The 3 Paychecks of a Modern Retirement

On November 29th, the oldest living person in the world, Emma Morano will turn 117. Based on my research she is the last living person to have been born in the 1800s. While some people might marvel at all she’s seen and been through, I ‘m curious about what she did during her more than 50 years in retirement.

With life expectancies continuing to grow, from about 69 in 1970 to almost 79 in 2012 here in the U.S., this examples illustrates my point: I think the traditional picture of retirement will look very different in the coming years. Palm trees and Pina Coladas are fun for a little while, but 50 years of it would surely drive many of you insane.

With our dividend strategy we aim to keep checks coming for clients, because we believe in a steady growing income. But there are two other “paychecks” I encourage clients to pursue as well.

  • Emotional Paycheck – these are the emotional deposits we all receive by being part of something bigger than ourselves, by participating and contributing
  • Intellectual Paycheck – these are the intellectual deposits we receive by figuring out something, creating solutions to problems. It is the satisfaction of discovery

While traditional retirement commercials would have you believing retirement is all about self-indulgent endless vacations, I think a modern retirement involves a balance between personal time, working for intellectual stimulation, and engagement in social activities to stay emotionally invested in those around us. Discovering and striking a comfortable balance will be the most important endeavor for new retirees.

But as many as 62% of Americans will not be able to freely make that choice. Instead they will have to work “as long as possible” because they “need the money” according to a recent Denver Post article citing a study done by

  • 38% say they are planning to work because they want to
  • 35% say they plan to work because they need the money
  • 27% said they plan to work because they need the money and want to work

And according to the survey, 47 percent of retirees are either very worried or somewhat worried about outliving their retirement savings. That’s up from 37 percent the last time that question was asked, in 2009.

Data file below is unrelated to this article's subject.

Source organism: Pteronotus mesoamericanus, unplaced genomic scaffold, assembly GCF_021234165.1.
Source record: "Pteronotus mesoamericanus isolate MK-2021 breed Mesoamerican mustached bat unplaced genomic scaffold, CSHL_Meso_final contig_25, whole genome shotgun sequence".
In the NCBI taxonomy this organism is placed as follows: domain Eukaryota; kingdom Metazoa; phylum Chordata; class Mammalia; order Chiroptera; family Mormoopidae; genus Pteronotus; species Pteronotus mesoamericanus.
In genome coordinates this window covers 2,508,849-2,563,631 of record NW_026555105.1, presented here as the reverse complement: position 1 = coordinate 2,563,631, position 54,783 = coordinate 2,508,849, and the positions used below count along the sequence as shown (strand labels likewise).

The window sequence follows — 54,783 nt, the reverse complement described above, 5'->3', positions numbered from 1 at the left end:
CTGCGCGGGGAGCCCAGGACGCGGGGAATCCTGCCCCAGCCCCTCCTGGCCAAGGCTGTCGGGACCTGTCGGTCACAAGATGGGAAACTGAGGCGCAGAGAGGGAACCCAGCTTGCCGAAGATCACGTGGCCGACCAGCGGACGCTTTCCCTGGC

I value freedom: financial, emotional, and intellectual. We specialize in creating financial freedom, but I encourage clients to prepare for “retirement” in more ways than one.

  • Stay healthy – pay attention to your health, both physical and mental. Stay fit with exercise, brain games, reading, stimulating your brain and being in relationship with others.
  • Stay strong in your skills – keep up with changes and innovations. Learn new skills with technology and especially the technology that is being embraced in your industry. Keep strong in your career.

Remember that each of these areas contribute to a healthy and meaningful retirement. Staying healthy, wealthy, and sharp will give you freedom. The freedom to go to work if you desire, or to start a business, or volunteer with a non-profit. Remain engaged, remain active, and who knows, maybe you’ll be celebrating your 117th birthday.

Steve Booren

Steve Booren is the Owner and Founder of Prosperion Financial Advisors, located in Greenwood Village, Colo. He is the author of Blind Spots: The Mental Mistakes Investors Make and Intelligent Investing: Your Guide to a Growing Retirement Income and a regular columnist in The Denver Post. He was recently named a Barron's Top Financial Advisor and recognized as a Forbes Top Wealth Advisor in Colorado.

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